Journal Article

Prenatal Exposure to Low-Level Polychlorinated Biphenyls in Relation to Mental and Motor Development at 8 Months

Julie L. Daniels, Matthew P. Longnecker, Mark A. Klebanoff, Kimberly A. Gray, John W. Brock, Haibo Zhou, Zhen Chen and Larry L. Needham

in American Journal of Epidemiology

Published on behalf of Johns Hopkins Bloomberg School of Public Health

Volume 157, issue 6, pages 485-492
Published in print March 2003 | ISSN: 0002-9262
Published online March 2003 | e-ISSN: 1476-6256 | DOI: http://dx.doi.org/10.1093/aje/kwg010
Prenatal Exposure to Low-Level Polychlorinated Biphenyls in Relation to Mental and Motor Development at 8 Months

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The relation between exposure to low levels of polychlorinated biphenyls (PCBs), a class of persistent organic pollutants, and cognitive and motor development in young children has been examined in several studies, and results have varied. The authors evaluated the association between prenatal exposure to PCBs and children’s neurodevelopment using data from the Collaborative Perinatal Project. Pregnant women were enrolled from 1959 to 1965 from 12 sites across the United States. PCBs were measured in maternal serum taken during pregnancy. To measure children’s mental and psychomotor development at 8 months of age, the authors administered the Bayley Scales of Infant Development (means, 87 (standard deviation, 15) and 88 (standard deviation, 18), respectively). Overall, they did not observe a relation between prenatal PCB exposure and children’s mental or psychomotor scores (n = 1,207; multivariate adjusted β = 0.1 point per µg/liter increase of PCB, p = 0.71, and β = 0.5, p = 0.14, respectively). The PCB-psychomotor score relation varied by study center (p < 0.05): The association was direct in some centers, inverse in others. This could not be attributed to variation in the timing or measurement of the child’s neurodevelopment or analysis of PCBs because these were standardized across centers. The reasons for variation in results within this study and across other studies remain unclear.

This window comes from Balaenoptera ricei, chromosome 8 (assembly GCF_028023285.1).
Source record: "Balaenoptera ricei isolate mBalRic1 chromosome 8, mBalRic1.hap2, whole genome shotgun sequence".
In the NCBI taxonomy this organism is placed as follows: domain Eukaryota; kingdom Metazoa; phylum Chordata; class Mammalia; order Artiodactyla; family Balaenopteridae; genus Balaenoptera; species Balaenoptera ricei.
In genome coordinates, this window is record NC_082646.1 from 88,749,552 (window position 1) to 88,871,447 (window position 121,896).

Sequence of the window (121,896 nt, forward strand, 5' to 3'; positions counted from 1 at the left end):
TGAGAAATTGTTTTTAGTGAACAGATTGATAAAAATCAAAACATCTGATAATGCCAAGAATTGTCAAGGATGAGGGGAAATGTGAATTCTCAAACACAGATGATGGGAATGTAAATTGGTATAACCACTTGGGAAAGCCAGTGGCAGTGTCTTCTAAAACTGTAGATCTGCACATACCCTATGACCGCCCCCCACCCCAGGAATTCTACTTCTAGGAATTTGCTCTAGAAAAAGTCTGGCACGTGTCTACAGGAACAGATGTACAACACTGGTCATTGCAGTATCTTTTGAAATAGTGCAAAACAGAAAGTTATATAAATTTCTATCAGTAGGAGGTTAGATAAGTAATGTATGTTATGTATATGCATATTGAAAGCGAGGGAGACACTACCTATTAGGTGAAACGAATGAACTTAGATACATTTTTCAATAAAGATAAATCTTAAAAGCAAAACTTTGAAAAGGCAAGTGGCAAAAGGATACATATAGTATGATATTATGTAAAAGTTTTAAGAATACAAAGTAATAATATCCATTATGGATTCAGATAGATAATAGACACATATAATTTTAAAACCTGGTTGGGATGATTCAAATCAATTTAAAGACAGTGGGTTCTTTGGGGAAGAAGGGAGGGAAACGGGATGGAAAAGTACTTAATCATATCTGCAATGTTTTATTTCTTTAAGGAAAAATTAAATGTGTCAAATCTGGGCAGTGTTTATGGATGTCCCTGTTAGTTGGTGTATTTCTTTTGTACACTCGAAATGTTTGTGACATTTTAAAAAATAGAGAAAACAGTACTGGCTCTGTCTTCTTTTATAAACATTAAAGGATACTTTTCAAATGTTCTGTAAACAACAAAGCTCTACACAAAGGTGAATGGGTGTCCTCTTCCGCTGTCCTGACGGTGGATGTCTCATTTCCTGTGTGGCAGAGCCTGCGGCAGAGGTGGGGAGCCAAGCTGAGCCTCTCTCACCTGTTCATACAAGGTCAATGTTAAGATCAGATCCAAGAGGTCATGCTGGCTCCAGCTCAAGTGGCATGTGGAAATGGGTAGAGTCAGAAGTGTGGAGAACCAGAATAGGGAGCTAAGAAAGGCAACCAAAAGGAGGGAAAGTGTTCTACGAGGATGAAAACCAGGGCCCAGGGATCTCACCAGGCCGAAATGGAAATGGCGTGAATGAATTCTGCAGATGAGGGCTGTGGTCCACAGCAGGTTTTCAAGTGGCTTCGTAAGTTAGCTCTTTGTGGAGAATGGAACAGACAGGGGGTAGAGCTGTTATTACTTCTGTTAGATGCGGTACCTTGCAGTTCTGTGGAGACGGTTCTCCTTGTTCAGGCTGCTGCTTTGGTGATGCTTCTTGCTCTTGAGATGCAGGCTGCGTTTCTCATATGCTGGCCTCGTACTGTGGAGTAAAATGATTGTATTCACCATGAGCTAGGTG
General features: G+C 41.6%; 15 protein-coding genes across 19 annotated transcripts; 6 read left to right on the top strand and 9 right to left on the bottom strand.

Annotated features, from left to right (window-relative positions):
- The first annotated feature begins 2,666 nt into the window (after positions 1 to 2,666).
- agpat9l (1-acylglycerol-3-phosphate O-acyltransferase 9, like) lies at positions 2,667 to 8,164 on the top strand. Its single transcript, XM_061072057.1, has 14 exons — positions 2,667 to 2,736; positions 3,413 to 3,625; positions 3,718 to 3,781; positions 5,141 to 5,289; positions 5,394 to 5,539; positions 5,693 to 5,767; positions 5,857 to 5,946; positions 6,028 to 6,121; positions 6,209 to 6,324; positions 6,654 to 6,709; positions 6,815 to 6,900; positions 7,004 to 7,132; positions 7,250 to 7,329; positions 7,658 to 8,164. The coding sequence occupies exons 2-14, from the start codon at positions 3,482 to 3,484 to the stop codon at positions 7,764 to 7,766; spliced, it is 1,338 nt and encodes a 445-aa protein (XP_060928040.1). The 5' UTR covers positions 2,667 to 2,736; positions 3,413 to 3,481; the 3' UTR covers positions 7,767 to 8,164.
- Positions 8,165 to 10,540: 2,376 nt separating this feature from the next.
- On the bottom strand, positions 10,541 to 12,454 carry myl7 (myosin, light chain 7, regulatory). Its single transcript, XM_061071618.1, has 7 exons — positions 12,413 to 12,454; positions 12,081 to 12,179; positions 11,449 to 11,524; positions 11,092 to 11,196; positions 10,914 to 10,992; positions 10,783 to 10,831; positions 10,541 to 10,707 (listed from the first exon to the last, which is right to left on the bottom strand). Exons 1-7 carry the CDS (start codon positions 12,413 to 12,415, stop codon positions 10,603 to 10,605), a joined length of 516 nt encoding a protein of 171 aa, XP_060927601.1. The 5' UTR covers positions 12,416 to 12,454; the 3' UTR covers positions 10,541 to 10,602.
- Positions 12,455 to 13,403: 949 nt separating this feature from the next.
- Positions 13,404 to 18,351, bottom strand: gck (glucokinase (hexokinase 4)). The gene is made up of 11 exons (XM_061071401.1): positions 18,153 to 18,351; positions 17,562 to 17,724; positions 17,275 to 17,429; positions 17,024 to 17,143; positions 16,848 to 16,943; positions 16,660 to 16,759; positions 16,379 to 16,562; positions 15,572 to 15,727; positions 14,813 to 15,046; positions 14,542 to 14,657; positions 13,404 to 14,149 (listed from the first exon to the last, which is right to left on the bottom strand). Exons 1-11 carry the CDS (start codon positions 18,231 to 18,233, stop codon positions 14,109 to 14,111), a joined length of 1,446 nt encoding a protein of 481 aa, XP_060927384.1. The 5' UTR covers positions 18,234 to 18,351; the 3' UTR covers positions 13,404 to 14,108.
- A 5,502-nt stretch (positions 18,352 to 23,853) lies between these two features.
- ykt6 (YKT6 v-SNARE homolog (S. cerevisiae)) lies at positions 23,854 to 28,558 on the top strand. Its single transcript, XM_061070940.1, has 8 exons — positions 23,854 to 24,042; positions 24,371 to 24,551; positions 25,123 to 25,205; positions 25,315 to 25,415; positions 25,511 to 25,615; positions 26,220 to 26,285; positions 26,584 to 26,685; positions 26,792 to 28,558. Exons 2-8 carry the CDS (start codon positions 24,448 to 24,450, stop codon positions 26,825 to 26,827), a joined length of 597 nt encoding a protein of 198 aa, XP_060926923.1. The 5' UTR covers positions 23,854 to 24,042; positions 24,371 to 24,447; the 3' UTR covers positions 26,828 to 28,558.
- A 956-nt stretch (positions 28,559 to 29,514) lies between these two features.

Keywords: infant; mental status schedule; motor skills; polychlorinated biphenyls; prenatal exposure delayed effects; Abbreviations: DDE, dichlorodiphenyldichloroethylene; MDI, Mental Development Index; PCB, polychlorinated biphenyl; PDI, Psychomotor Development Index.

Journal Article.  5842 words. 

Subjects: Public Health and Epidemiology

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